Stanley Clarke changed the way that day-to-day diabetes was managed and so have others since then. And all I can think of is that we are so, so fortunate to have innovators like that whose only motivation it seems is to improve a life lived with diabetes. What a truly remarkable goal to have.

Ten years ago was the first time I wrote something about some so-called celebrity making a thoughtless comment about diabetes. That’s right, that piece was written in 2011.

And yesterday, my Twitter feed was lit up with people commenting on some bloke on TV in the UK who made a stigmatising comment about diabetes, because of course that’s what people with unsophisticated senses of humour do at Easter time.

I muted a heap of terms because I couldn’t be bothered reading the replies. Why? Because I’d read them all before. I’d probably written a few of them myself.

I have nothing more to write, because I have written about this countless times. Diabetes bloggers and advocates who have been around the traps for longer than me have written about it countless times. We’ve seen it all before. We’ve said it all before. For ten years I’ve been banging on about it. Welcome to the table if you’re joining in now!

Here is what I wrote in this post, after a cafe named one of their wonderfully decadent desserts ‘diabetes’, because, haha, how funny, no one has EVER made a joke like that before:

‘But there is definitely room for a discussion about why diabetes continues to be seen as fodder for bad jokes, and mindless behaviour like this. Until we get the language about diabetes right, this will continue to happen. Again. And again. And again. That is the discussion I’m interesting in having now.’

I may be done writing critiques of B (C, D, E) – list celebrities being stigmatising jerks about diabetes. But I am not done talking about language. THAT is the issue here. For as long as diabetes is seen as an easy punchline; as long as people with diabetes are seen as an easy target; as long as diabetes is considered a lazy condition that deserves no understanding, this is going to keep on happening.

More? Oh, there’s plenty more…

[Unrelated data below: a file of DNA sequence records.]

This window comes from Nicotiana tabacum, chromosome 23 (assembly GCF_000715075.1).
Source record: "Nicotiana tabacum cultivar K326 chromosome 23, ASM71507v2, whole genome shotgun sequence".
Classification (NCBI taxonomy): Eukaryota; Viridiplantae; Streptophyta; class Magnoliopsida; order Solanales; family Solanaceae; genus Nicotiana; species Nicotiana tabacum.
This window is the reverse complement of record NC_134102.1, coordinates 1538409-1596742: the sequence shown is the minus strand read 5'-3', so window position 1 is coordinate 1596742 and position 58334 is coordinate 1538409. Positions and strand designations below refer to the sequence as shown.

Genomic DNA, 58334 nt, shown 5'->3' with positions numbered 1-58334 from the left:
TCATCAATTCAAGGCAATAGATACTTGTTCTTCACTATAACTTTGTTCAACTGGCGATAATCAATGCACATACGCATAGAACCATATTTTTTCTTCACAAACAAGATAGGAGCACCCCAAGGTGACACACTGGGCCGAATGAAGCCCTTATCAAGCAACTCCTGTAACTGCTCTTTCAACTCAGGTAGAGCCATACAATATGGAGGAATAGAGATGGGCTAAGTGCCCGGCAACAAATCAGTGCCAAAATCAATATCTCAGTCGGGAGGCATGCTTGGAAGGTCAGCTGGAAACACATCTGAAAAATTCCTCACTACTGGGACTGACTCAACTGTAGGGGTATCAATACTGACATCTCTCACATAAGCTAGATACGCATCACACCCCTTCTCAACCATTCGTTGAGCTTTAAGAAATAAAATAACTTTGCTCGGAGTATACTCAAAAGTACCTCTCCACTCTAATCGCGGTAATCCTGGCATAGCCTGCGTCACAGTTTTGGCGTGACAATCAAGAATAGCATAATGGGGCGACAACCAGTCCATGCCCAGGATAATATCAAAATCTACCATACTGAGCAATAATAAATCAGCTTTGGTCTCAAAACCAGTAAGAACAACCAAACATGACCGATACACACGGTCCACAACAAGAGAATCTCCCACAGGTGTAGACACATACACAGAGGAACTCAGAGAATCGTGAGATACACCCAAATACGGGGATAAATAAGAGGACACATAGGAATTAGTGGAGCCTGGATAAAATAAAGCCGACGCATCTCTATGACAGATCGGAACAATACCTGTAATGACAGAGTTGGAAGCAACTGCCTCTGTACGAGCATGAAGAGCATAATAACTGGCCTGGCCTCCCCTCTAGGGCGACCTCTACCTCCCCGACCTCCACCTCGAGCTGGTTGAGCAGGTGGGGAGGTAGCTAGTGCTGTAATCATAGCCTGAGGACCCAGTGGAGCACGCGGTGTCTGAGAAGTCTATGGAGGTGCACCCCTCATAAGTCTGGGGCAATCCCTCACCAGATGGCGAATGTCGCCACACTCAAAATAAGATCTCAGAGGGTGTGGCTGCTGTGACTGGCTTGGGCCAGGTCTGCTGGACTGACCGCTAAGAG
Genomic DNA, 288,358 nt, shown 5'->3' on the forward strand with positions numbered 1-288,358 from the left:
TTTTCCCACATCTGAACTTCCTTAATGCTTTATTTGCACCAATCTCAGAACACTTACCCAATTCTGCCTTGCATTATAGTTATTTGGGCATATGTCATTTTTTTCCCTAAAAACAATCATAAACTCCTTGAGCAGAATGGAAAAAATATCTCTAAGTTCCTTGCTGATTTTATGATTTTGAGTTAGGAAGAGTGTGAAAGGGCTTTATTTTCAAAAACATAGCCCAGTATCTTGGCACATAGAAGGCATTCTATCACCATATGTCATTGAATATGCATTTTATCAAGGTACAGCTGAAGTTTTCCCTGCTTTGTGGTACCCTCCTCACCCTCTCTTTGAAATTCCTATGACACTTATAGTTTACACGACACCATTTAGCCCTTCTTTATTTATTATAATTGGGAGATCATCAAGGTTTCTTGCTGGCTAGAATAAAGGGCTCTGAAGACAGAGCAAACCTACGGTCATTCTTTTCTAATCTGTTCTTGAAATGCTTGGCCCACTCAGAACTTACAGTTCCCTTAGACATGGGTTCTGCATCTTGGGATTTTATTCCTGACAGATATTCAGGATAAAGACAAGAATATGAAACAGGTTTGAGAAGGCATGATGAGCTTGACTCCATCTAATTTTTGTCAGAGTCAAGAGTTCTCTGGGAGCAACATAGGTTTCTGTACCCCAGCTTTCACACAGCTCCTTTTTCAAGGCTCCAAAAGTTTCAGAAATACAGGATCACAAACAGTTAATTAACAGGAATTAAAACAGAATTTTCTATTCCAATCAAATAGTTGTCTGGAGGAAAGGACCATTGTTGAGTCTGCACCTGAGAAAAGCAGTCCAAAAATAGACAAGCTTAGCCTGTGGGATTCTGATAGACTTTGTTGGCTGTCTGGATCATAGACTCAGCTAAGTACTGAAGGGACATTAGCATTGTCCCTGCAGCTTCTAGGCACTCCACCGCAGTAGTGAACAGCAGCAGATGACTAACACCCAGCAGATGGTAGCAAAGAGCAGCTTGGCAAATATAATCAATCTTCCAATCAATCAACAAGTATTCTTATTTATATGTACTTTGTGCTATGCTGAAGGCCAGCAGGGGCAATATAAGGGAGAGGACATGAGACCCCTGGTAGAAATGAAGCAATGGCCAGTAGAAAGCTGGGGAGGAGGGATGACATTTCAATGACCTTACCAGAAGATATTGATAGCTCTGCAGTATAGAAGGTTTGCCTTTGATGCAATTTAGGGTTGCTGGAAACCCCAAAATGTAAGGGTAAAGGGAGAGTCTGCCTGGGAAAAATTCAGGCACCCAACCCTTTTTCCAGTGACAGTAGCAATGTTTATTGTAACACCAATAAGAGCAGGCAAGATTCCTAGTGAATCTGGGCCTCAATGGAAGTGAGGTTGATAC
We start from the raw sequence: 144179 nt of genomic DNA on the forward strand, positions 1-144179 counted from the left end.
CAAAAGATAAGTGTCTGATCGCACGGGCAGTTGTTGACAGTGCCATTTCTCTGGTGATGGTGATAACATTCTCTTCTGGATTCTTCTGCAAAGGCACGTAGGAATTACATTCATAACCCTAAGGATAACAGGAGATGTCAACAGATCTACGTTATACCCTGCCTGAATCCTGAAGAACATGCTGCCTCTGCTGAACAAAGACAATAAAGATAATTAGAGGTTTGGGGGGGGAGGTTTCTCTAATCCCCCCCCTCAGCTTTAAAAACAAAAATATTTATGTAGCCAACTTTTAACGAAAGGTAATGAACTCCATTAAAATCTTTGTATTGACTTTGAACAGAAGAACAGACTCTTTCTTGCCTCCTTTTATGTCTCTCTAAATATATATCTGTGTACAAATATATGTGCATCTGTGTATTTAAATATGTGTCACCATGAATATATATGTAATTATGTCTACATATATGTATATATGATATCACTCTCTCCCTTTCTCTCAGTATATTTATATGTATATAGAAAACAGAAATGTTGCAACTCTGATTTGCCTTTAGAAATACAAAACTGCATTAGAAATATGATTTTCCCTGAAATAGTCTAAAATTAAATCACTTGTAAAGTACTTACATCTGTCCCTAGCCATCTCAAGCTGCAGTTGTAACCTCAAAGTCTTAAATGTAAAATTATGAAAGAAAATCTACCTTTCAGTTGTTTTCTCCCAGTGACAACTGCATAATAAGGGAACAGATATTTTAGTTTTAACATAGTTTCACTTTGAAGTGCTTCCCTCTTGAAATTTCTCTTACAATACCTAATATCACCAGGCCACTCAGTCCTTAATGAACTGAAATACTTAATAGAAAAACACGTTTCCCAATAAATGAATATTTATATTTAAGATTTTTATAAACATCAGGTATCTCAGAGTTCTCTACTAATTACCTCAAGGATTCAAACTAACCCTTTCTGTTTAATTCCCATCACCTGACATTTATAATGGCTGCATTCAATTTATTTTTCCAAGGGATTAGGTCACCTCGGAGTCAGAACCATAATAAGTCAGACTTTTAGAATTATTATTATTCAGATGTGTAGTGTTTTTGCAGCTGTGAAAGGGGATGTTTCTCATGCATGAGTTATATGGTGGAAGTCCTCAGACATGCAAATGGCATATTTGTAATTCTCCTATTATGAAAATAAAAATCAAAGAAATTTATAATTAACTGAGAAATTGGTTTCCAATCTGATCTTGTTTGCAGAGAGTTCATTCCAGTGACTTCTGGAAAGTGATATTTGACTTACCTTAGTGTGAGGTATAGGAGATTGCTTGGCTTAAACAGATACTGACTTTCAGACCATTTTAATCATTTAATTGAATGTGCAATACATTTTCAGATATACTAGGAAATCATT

The time (alleged) comedian Dave Hughes made a joke about diabetes.

The time Jame Oliver called a Coke can diabetes.

The time a cafe named a dessert diabetes.

The time the CrossFit CEO made a stigmatising comment about diabetes.

The time I wrote that #LanguageMatters is not about being nice, which coincided with Paul Hollywood referring to something as diabetes on a plate.

There are a lot of words that get thrown around the diabetes space to describe people involved in advocacy and support. These include (patient) leader, influencer, advocate, supporter… the list goes on. Some people prefer certain terms; others don’t. Some people don’t want to be labelled. 

I had no idea the word ‘advocate’ was a loaded word in some places. I sprinkle it around like glitter – because I see it as a term that typically describes people doing really great things – and not just in diabetes. 

It’s a word I’m comfortable with for myself.

It’s a word that I connected with others when I first started volunteering in diabetes – before I was working in it – because I could see that there were people with diabetes making a real difference to the lives of others with the condition. 

It’s a word that I attach to people standing up, showing up and being counted. I asked on my FB page about the word, and someone said they like it because it not only refers to the person, but also the actions they are taking (thanks for that gem, Cathy). 

But while it’s a word that I feel relaxed with, it doesn’t seem to be sit all that comfortably with other diabetes folks around the globe. (Which is, of course, fine. We can use whatever words we want to describe ourselves and what we do.)

I’m not sure if it is a cultural thing, or if it is just a preference. I’ve learnt that some languages don’t have a word that literally translates to advocate, but someone from Sweden told me she uses the English word, because it most adequately describes what she does. And in some places, people are very reluctant to use the word to describe themselves. After I asked about it, a number of people contacted me privately to say that they would like to use it for themselves, but they are worried about what others may think. Interestingly, they were all from the same part of the world. 

Last month, I was an invited speaker at an event for people with diabetes in South Africa, and I was asked to speak about how the DOC has been a source of support for me in my years with diabetes. The event was titled Diabetes Influencers Summit. Now THAT’S a word I’m NOT comfortable with! I spent the first few minutes of my talk explaining why I’m prickly about the word and how I see what I do as advocacy, not influencing, and that I consider myself an advocate, not an influencer.